The narration is so off-putting as to make it difficult to pick up the book for the next listening. The up and down of his intonation makes it necessary to dial the volume up to hear the quiet parts, assaulting the eardrums a second later. And his bare attempts at imitating Pat Paulson's voice and timing, or Richard Nixon, or Lyndon Johnson, or Bobby Kennedy, grate on the nerves like dragging fingernails on a blackboard. Only the interesting subject matter elevates this rating to a 2.
Historically fascinating. George Washington kept a daily diary from his teens throughout his life, during an extremely trying time in our country's history. I highly recommend this book for any student of history. I was shocked at how little has changed in our political system since Washington's time. Bipartisan bickering was part and parcel of Congress from the formation of our country. It frankly dashed any hope I had of a 21st century reconciliation of political parties. There is apparently nothing to reconcile. They've always been at odds.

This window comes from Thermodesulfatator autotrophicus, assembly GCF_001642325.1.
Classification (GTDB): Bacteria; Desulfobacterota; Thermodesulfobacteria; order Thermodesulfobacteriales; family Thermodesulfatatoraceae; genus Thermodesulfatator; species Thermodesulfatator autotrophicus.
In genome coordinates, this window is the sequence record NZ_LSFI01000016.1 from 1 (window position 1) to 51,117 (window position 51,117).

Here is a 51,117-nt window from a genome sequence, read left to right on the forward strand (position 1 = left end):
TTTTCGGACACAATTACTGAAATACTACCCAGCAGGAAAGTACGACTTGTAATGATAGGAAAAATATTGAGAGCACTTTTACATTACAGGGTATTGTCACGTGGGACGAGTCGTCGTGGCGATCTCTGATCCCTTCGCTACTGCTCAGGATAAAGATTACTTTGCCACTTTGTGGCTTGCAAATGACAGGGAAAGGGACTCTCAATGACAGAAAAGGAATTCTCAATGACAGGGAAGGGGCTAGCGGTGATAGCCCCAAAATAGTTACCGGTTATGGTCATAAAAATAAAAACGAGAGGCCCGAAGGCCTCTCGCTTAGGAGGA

My understanding of the Revolutionary War was greatly enhanced. I now have a better understanding of why Washington lost so many battles and yet was still able to win against the all-powerful British Empire.
A couple of caveats about the book. Washington's own papers and journals are extensively quoted throughout the book, but it's often difficult to tell where quotes begin and end. The most annoying part of the book was the author's use of multisyllabic and archaic terms outside the quoted material. The reader will want to keep a dictionary close at hand because the author wore out a thesaurus during the writing of this book.
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